As mentioned above, in some embodiments of the disclosed adaptive process control method, the FEA is used to simulate a deposition process and/or an optimal set of process control parameter settings and their adjustments and/or It can be used to provide an estimate of the sequence. Examples of deposition process parameters that can be estimated using FEA analysis (or other simulation techniques) include, but are not limited to, the bulk or peak temperature of the deposited material, the deposited temperature, depending on the particular input process control parameters. Cooling rate of the material, chemical composition of the deposited material, separation of components in the deposited material, geometric properties of the deposited material, angle of overhang in the deposited geometry, during deposition Includes predicting the intensity of heat flux from a material, electromagnetic radiation from a deposited material, acoustic emission from a deposited material, or any combination thereof. Since the process control parameters used as inputs for the calculations can be adjusted to determine how they affect the simulated deposition process, iterative use of process simulation is It may be used to provide an estimate of the optimal set and/or sequence of control parameter settings and their adjustments.

Finite Volume Analysis (FVA): Finite Volume Analysis (also called Finite Volume Method (FVM)) is a finite element analysis used to solve partial differential equations, specifically equations that arise from physical conservation laws. Another related numerical technique. The FVM uses the volume integral formulation of the problem for a finite set of partitioning volumes to discretize the equations that represent the original problem. FVA, for example, is commonly used to discretize computational fluid dynamics equations.

Finite Difference Analysis (FDA): Finite Difference Analysis (also called Finite Difference Method (FDM)) is another numerical method for solving differential equations by approximating a difference equation in which the finite difference approximates a derivative. Is.

Computational Fluid Dynamics (CFD): Computational Fluid Dynamics visualizes how a gas or liquid flows in response to a pressure force, or how a gas or liquid affects an object as it passes through. Refers to the use of applied mathematics, physics, and calculation software (eg, finite volume analysis software). Computational fluid dynamics is based on the solution of the Navier-Stokes equation, which describes how moving fluid velocity, pressure, temperature, and density are related. For example, CFD-based analysis is used in various industries and applications, for example, computational fluid dynamics is used in model predictive control for control of melting temperature in plastic injection molding.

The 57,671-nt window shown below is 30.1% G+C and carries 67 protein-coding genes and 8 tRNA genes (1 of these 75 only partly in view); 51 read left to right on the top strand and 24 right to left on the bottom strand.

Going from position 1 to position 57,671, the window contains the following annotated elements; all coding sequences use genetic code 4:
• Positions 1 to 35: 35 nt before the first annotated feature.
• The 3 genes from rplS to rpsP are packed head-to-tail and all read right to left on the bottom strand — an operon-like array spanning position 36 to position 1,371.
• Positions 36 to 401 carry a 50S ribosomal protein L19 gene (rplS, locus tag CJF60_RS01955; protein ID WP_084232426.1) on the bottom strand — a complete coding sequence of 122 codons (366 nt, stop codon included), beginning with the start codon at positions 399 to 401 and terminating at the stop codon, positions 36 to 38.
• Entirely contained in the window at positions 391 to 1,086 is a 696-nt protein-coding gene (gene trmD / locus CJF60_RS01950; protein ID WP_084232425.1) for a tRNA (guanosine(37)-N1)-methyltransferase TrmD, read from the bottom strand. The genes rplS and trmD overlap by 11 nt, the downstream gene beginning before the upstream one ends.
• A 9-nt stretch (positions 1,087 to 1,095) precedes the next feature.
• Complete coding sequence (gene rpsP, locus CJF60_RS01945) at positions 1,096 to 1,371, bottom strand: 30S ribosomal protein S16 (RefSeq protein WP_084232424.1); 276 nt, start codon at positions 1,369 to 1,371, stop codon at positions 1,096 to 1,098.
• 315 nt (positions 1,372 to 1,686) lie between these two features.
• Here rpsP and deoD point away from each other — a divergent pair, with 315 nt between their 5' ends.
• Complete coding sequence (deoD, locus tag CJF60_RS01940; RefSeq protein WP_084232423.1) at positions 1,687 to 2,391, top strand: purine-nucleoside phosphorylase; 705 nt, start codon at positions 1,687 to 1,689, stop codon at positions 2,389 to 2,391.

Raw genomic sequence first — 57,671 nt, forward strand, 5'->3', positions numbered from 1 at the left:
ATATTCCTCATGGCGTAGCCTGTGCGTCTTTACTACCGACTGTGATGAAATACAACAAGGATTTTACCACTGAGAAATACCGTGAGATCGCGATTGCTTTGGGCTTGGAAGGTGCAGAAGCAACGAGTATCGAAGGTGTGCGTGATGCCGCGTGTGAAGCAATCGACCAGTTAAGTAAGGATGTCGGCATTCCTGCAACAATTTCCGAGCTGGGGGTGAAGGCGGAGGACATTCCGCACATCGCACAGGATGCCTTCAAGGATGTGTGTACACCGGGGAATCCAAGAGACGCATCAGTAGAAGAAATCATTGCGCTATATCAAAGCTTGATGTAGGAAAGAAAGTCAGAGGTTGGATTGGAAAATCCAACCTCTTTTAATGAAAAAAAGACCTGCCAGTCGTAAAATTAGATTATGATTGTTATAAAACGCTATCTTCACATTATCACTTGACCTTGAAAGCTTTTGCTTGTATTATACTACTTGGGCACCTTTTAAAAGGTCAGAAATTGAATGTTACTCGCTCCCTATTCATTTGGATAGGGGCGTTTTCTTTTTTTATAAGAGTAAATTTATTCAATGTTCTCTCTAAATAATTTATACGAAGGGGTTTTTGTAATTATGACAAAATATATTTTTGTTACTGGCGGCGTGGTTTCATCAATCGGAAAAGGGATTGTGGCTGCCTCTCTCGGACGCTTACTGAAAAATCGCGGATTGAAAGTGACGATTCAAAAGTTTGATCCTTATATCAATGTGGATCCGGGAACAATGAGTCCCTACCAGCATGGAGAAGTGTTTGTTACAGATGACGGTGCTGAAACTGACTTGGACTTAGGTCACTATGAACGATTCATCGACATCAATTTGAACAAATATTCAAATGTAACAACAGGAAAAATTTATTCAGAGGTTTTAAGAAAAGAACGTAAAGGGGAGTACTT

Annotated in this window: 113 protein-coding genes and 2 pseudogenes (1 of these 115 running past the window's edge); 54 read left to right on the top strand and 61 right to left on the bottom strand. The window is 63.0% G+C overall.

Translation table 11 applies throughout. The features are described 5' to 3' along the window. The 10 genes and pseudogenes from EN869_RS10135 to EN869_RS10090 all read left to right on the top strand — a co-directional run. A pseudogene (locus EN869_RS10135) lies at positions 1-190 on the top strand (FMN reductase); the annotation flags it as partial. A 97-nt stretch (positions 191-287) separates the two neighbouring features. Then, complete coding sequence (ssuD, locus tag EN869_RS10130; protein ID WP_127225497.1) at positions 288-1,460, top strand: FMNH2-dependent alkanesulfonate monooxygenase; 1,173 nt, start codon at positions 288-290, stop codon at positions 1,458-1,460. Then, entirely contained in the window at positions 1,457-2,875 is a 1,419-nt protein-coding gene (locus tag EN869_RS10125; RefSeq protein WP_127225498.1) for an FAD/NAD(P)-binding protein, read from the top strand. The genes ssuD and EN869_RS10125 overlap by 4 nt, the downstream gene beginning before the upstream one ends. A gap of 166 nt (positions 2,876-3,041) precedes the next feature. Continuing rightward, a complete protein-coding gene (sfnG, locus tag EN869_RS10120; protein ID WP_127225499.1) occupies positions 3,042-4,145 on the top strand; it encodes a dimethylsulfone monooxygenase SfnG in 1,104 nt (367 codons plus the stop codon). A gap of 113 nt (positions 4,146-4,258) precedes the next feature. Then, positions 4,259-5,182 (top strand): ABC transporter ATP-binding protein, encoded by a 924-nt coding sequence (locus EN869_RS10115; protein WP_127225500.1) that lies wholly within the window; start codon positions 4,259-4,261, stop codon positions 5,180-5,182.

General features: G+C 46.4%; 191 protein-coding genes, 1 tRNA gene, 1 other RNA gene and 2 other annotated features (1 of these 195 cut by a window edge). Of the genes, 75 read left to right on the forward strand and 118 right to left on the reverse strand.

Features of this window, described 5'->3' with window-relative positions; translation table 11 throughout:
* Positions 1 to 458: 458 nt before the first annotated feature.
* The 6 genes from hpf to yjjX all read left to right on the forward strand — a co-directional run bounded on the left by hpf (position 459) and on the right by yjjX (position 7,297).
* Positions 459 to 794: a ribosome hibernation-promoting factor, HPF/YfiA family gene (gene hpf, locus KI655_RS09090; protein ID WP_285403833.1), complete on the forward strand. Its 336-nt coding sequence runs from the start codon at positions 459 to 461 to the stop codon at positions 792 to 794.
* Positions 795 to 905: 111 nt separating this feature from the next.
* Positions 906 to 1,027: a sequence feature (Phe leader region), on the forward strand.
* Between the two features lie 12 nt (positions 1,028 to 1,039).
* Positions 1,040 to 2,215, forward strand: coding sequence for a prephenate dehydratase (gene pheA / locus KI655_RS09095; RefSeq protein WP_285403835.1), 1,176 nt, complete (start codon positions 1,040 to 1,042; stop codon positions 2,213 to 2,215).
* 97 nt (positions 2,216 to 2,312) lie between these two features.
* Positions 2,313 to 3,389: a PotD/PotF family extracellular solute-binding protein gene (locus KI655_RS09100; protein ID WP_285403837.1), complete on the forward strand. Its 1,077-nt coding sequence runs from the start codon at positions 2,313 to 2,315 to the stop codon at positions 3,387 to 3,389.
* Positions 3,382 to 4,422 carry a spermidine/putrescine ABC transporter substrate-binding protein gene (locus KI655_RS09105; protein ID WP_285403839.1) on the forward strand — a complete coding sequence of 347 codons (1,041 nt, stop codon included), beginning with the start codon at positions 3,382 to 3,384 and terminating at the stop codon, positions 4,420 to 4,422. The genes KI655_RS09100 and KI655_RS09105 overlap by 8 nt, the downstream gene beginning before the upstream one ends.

4A-C provide examples of FEA simulation data for modeling a laser metal wire deposition melt pool. FIG. 4A: Isometric view of color-coded three-dimensional FEA simulation data for liquid fractionation of material in a molten pool being deposited by a laser metal wire deposition process. The metal is in a completely liquid state where the wire tip melts into the molten pool, and the liquid fraction gradually decreases as it solidifies downstream from the position of the wire. FIG. 4B: Cross-section of FEA simulation data for liquid fractionation of material in the melt pool. FIG. 4C: Cross-sectional view of color-coded three-dimensional FEA simulation data for the static temperature of the material in the molten pool. The temperature is at a maximum (in this example approximately 2,900°K).

<Process control parameters>
In some embodiments of the disclosed adaptive process control method, one or more free-form deposition process control parameters (or bonding process control parameters) are set and/or adjusted in real time through the use of machine learning algorithms. The machine learning algorithm processes real-time deposition or welding process monitoring data, such as data from a machine vision system or a laser interferometry measurement system, and improves the efficiency of the process and/or the quality of the parts being manufactured. The information is used to adjust one or more process control parameters to improve.